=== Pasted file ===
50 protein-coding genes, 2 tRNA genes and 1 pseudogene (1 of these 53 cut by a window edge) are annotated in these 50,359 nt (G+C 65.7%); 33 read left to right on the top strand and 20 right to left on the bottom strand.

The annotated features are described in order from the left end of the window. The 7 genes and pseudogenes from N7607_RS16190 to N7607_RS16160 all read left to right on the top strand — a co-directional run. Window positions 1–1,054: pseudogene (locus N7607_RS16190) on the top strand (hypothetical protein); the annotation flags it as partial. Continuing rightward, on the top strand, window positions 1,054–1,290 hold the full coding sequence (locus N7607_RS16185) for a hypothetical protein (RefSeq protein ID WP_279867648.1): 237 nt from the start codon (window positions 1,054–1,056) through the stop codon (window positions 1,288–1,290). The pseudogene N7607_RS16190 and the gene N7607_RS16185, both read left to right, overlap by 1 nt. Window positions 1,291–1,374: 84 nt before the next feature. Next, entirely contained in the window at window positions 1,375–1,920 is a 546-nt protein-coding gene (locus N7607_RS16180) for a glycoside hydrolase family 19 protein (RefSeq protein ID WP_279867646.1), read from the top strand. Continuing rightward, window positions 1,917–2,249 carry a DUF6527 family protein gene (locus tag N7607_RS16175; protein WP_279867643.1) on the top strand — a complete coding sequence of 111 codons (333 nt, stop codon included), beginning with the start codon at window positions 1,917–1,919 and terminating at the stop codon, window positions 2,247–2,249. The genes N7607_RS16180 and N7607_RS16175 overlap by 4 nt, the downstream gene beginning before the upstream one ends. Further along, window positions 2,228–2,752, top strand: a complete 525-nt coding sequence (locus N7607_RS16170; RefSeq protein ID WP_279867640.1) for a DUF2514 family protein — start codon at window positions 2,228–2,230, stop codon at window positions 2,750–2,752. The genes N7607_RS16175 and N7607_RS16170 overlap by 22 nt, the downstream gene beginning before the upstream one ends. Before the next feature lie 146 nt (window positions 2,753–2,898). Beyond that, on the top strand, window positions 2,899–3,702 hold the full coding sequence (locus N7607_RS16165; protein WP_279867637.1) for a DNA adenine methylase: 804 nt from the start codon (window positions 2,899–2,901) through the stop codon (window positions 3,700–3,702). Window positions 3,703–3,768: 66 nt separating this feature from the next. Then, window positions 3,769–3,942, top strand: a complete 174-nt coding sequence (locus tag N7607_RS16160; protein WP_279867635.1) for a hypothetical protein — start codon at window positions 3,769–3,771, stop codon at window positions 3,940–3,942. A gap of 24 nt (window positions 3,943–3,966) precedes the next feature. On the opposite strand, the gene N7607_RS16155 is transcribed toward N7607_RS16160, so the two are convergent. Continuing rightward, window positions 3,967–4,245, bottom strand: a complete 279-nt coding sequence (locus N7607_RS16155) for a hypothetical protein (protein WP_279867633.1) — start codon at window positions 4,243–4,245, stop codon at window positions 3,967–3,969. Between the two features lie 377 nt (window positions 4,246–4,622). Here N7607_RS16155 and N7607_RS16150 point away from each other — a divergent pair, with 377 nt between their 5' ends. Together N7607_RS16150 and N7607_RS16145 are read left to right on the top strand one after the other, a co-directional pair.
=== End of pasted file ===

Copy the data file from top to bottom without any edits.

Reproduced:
50 protein-coding genes, 2 tRNA genes and 1 pseudogene (1 of these 53 cut by a window edge) are annotated in these 50,359 nt (G+C 65.7%); 33 read left to right on the top strand and 20 right to left on the bottom strand.

The annotated features are described in order from the left end of the window. The 7 genes and pseudogenes from N7607_RS16190 to N7607_RS16160 all read left to right on the top strand — a co-directional run. Window positions 1–1,054: pseudogene (locus N7607_RS16190) on the top strand (hypothetical protein); the annotation flags it as partial. Continuing rightward, on the top strand, window positions 1,054–1,290 hold the full coding sequence (locus N7607_RS16185) for a hypothetical protein (RefSeq protein ID WP_279867648.1): 237 nt from the start codon (window positions 1,054–1,056) through the stop codon (window positions 1,288–1,290). The pseudogene N7607_RS16190 and the gene N7607_RS16185, both read left to right, overlap by 1 nt. Window positions 1,291–1,374: 84 nt before the next feature. Next, entirely contained in the window at window positions 1,375–1,920 is a 546-nt protein-coding gene (locus N7607_RS16180) for a glycoside hydrolase family 19 protein (RefSeq protein ID WP_279867646.1), read from the top strand. Continuing rightward, window positions 1,917–2,249 carry a DUF6527 family protein gene (locus tag N7607_RS16175; protein WP_279867643.1) on the top strand — a complete coding sequence of 111 codons (333 nt, stop codon included), beginning with the start codon at window positions 1,917–1,919 and terminating at the stop codon, window positions 2,247–2,249. The genes N7607_RS16180 and N7607_RS16175 overlap by 4 nt, the downstream gene beginning before the upstream one ends. Further along, window positions 2,228–2,752, top strand: a complete 525-nt coding sequence (locus N7607_RS16170; RefSeq protein ID WP_279867640.1) for a DUF2514 family protein — start codon at window positions 2,228–2,230, stop codon at window positions 2,750–2,752. The genes N7607_RS16175 and N7607_RS16170 overlap by 22 nt, the downstream gene beginning before the upstream one ends. Before the next feature lie 146 nt (window positions 2,753–2,898). Beyond that, on the top strand, window positions 2,899–3,702 hold the full coding sequence (locus N7607_RS16165; protein WP_279867637.1) for a DNA adenine methylase: 804 nt from the start codon (window positions 2,899–2,901) through the stop codon (window positions 3,700–3,702). Window positions 3,703–3,768: 66 nt separating this feature from the next. Then, window positions 3,769–3,942, top strand: a complete 174-nt coding sequence (locus tag N7607_RS16160; protein WP_279867635.1) for a hypothetical protein — start codon at window positions 3,769–3,771, stop codon at window positions 3,940–3,942. A gap of 24 nt (window positions 3,943–3,966) precedes the next feature. On the opposite strand, the gene N7607_RS16155 is transcribed toward N7607_RS16160, so the two are convergent. Continuing rightward, window positions 3,967–4,245, bottom strand: a complete 279-nt coding sequence (locus N7607_RS16155) for a hypothetical protein (protein WP_279867633.1) — start codon at window positions 4,243–4,245, stop codon at window positions 3,967–3,969. Between the two features lie 377 nt (window positions 4,246–4,622). Here N7607_RS16155 and N7607_RS16150 point away from each other — a divergent pair, with 377 nt between their 5' ends. Together N7607_RS16150 and N7607_RS16145 are read left to right on the top strand one after the other, a co-directional pair.